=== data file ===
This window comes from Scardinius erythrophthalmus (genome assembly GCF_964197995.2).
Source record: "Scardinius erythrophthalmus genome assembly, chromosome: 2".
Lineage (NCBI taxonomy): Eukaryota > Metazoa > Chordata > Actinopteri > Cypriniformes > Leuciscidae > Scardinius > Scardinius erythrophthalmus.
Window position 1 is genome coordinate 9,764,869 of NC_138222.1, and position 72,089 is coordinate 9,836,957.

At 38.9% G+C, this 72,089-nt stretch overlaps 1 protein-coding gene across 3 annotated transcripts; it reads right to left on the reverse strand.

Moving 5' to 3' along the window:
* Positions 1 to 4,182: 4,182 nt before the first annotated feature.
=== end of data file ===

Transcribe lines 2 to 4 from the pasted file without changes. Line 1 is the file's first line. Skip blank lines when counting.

Source record: "Scardinius erythrophthalmus genome assembly, chromosome: 2".
Lineage (NCBI taxonomy): Eukaryota > Metazoa > Chordata > Actinopteri > Cypriniformes > Leuciscidae > Scardinius > Scardinius erythrophthalmus.
Window position 1 is genome coordinate 9,764,869 of NC_138222.1, and position 72,089 is coordinate 9,836,957.